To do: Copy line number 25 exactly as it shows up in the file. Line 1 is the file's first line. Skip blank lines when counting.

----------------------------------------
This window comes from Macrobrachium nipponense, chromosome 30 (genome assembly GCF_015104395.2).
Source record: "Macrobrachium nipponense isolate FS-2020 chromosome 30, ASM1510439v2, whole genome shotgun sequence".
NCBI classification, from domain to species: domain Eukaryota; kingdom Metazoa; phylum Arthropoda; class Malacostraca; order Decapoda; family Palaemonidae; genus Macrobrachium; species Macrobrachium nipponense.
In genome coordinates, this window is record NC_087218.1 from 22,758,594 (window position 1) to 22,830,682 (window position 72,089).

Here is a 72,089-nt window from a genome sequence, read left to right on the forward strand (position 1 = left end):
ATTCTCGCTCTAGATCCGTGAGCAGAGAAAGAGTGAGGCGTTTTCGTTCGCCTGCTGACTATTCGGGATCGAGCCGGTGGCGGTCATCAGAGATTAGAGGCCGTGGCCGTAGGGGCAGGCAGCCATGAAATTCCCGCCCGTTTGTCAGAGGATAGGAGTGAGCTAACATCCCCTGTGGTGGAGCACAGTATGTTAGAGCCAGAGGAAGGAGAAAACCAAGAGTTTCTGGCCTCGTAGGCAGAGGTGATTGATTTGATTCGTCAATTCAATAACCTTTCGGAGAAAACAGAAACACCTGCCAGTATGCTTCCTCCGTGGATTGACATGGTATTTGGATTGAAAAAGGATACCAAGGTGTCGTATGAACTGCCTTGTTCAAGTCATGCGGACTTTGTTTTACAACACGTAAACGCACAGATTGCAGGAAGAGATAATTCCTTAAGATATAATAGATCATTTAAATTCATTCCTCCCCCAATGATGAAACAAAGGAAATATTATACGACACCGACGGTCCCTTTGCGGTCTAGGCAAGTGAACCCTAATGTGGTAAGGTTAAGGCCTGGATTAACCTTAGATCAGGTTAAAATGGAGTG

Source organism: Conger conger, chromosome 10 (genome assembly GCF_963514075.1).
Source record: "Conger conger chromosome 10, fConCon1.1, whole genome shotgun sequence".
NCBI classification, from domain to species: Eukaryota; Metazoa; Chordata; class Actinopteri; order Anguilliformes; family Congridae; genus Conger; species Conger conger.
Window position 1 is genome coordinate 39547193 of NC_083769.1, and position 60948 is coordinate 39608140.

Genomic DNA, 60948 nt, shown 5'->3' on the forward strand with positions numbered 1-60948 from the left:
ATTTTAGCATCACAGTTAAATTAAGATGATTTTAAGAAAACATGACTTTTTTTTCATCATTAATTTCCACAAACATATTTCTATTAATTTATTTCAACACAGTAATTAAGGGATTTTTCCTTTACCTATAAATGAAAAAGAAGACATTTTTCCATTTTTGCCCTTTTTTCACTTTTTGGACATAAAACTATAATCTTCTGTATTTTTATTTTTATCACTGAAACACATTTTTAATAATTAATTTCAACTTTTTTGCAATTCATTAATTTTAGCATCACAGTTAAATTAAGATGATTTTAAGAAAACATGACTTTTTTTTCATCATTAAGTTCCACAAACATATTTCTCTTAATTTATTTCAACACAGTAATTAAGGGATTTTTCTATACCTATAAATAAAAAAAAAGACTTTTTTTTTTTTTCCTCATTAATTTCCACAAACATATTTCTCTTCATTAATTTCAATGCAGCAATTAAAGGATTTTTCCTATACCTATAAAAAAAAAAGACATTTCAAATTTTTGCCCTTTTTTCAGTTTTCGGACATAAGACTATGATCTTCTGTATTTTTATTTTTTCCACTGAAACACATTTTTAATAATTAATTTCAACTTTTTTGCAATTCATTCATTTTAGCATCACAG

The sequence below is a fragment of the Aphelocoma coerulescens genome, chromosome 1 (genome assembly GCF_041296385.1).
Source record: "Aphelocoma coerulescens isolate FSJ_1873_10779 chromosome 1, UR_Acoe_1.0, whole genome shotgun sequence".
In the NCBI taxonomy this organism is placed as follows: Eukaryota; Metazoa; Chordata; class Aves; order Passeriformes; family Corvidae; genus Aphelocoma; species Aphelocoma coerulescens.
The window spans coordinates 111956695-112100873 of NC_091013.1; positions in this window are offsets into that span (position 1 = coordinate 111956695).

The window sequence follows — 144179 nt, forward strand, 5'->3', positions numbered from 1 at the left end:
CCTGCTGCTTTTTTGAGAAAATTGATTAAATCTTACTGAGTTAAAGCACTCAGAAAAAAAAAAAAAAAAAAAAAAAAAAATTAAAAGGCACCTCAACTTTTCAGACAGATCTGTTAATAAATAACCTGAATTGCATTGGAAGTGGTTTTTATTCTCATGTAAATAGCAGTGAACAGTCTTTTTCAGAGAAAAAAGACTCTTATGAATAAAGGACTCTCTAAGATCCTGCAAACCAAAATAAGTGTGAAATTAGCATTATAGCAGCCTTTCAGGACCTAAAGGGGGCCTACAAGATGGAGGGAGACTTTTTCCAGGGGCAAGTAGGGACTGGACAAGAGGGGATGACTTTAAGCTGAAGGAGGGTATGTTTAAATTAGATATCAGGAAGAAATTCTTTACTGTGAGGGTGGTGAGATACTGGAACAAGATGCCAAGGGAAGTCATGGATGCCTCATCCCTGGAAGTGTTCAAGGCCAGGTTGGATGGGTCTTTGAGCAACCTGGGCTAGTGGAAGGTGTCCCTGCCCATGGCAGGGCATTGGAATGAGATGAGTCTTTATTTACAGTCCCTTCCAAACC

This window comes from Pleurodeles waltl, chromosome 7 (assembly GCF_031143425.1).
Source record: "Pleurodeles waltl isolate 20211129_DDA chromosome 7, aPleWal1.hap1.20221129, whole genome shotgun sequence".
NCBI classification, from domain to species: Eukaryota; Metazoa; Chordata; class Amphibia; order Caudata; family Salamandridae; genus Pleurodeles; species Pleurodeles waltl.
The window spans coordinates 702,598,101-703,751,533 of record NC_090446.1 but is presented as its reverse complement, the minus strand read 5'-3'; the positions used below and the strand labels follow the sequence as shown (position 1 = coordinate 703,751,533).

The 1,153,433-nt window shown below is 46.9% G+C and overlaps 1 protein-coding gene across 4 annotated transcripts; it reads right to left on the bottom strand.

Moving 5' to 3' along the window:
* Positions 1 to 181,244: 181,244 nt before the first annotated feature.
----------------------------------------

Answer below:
* Positions 1 to 181,244: 181,244 nt before the first annotated feature.